Where to Stay & Eat
December can be impossibly busy and expensive, so book your dates as early as possible. Hotel Japfu (Tel: 0370-2240211-13; Tariff: â‚¹3,252—7,588) is the biggest and the best. Hotel Vivor (Tel: 2806243; Tariff: â‚¹3,360—9,864) is a luxury option with a restaurant and Wi-Fi, as is Hotel Legacy (Cell: 08415922086; Tariff: â‚¹3,794—8,672). Classic Aradura Inn (Tel: 2241079, Cell: 08119890194: Tariff: â‚¹2,200—4,950) is a great mid-range choice with beautifully furnished rooms, gorgeous wooden floors and furniture, and snug beds.
The Heritage (Cell: 09436215259; Tariff: â‚¹2,500—3,500) is a heritage bungalow with modern amenities. It was once the commissioner’s residence. Hotel Cimorb (Tel: 2242248; Tariff: â‚¹2,000—6,000) and Dimori Cove Resort (Cell: 08575494111; Tariff: â‚¹1,500—3,500) are also good options.
The Classic Aradura’s restaurant serves lovely north Indian and Chinese food, with some Naga specialties. Good local food options include Chungtsuong at Razhu Point and The Hut opposite the post office. CafÃ©s include the lovely Brewberry CafÃ© on High School Road, and CafÃ© Caffeine above Jasokie Place in the main town.
As you head deep into northern Angami territory, the lives of the Nagas unfold. At the Tuophema Tourist Village, a traditional welcome gate leads to the village, dominated by a large tree called the War Head Tree, where enemy heads were once hung as war trophies. The tourist village is run and maintained by a team of young locals and overseen by the elected village council. The tranquil tourist village offers a peaceful retreat, cultural and educational programmes, a local museum, as well as guided walks through the village.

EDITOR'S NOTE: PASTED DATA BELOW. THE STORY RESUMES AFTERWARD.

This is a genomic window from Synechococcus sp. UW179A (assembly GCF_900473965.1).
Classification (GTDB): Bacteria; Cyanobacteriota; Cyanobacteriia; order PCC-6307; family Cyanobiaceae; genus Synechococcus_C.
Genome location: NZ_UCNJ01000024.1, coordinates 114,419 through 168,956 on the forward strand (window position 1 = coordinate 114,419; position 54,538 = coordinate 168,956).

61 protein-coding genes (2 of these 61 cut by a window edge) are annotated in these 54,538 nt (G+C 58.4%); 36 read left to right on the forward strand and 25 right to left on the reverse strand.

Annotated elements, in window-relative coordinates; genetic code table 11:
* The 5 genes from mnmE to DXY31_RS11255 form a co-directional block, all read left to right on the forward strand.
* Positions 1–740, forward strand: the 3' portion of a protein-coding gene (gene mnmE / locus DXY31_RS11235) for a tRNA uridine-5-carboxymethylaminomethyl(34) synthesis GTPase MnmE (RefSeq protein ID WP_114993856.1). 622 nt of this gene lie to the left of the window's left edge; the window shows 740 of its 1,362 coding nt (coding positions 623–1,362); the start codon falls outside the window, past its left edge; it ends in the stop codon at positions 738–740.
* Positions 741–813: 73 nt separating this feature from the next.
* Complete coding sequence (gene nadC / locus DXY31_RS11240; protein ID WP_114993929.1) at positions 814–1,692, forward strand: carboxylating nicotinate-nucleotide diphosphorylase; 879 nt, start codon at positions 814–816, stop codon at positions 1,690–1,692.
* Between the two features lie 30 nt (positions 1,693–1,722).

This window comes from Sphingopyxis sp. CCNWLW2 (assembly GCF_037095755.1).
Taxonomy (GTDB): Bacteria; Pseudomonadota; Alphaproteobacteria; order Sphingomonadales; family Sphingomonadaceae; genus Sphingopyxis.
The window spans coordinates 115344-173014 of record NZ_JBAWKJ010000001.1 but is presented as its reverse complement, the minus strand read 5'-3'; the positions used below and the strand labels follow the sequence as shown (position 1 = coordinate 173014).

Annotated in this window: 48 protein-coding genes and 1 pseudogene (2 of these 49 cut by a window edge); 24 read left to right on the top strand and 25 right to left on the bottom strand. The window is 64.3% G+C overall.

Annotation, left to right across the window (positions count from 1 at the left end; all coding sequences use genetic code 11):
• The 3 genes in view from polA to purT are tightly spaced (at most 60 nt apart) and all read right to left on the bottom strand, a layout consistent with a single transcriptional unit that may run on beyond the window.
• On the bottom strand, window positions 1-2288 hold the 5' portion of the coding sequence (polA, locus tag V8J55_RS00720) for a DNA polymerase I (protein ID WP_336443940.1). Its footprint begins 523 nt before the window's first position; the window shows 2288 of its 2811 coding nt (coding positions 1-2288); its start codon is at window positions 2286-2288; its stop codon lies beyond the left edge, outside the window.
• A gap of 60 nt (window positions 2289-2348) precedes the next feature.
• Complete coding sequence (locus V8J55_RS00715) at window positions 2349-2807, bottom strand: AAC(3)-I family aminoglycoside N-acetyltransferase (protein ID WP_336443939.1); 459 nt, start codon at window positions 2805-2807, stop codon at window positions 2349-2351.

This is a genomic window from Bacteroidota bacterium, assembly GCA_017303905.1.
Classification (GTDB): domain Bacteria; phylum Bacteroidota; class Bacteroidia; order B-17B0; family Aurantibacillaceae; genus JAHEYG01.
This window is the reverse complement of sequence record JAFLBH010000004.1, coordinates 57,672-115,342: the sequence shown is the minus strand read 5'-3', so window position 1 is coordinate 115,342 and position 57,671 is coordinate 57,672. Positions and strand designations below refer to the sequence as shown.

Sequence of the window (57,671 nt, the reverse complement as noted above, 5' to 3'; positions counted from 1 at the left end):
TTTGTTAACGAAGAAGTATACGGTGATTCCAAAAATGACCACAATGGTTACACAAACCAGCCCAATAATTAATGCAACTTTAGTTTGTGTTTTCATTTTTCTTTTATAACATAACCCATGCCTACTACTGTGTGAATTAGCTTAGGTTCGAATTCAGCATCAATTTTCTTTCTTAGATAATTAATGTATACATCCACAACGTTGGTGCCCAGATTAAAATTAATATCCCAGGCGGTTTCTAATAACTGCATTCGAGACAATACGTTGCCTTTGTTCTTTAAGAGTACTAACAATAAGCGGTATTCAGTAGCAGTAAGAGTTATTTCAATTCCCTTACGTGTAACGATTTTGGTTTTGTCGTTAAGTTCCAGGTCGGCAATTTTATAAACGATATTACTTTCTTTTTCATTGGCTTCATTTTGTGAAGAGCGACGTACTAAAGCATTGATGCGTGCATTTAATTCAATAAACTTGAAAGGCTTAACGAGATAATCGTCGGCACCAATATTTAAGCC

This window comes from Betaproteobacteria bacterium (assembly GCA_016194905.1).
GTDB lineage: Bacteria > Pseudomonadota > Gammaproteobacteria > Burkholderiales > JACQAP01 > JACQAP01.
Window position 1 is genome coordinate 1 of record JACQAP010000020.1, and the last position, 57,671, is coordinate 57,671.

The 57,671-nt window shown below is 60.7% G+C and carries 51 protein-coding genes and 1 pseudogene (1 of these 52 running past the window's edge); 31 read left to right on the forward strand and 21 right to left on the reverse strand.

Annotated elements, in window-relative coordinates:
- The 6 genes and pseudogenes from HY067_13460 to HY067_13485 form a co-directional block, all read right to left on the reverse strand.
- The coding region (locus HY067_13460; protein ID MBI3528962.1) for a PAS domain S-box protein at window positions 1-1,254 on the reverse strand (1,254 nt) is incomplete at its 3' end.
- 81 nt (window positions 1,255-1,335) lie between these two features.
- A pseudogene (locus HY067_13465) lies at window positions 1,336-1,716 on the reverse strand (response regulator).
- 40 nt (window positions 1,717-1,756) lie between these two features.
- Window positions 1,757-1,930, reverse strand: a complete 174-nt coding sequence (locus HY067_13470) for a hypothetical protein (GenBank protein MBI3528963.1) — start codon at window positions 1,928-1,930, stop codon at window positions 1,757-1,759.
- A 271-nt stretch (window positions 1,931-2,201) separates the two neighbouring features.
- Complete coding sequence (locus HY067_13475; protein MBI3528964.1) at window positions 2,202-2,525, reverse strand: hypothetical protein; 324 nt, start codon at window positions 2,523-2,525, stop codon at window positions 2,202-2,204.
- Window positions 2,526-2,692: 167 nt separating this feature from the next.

Things to See & Do
With just over 500 families, this is a tightly-knit village. A guided walk around the village, arranged by the helpful staff at the tourist village, will take you past the old and new sections of the village, which include Baptist churches, an amphitheatre and a charming, although unoccupied, house built in the memory of the village founder. A museum displays Angami dresses, headdresses, weapons and jewellery along with household and ritual items relevant to this area. The gazebo near the dining room has lovely wooden seats from where visitors can enjoy the crisp mountain air, stunning views of the valleys and mountains for miles and miles and the most spectacular sunsets and sunrises you are likely to ever see.
Where to Stay & Eat
The Tourist Village (Cell: 09436832075, 08014926733; Tariff: â‚¹1,800 for single and â‚¹2,300 for a double occupancy hut) comprises 12 huts, all built by different clans in the villages. The spacious huts come with attached bathrooms. Simplicity and comfort are the key elements here. The young locals who maintain the tourist village also serve up some delicious Naga grub for their guests (approximately â‚¹250—350 per person per meal). Expect delicious home-made dal, pork, chicken and vegetable dishes at the buffet.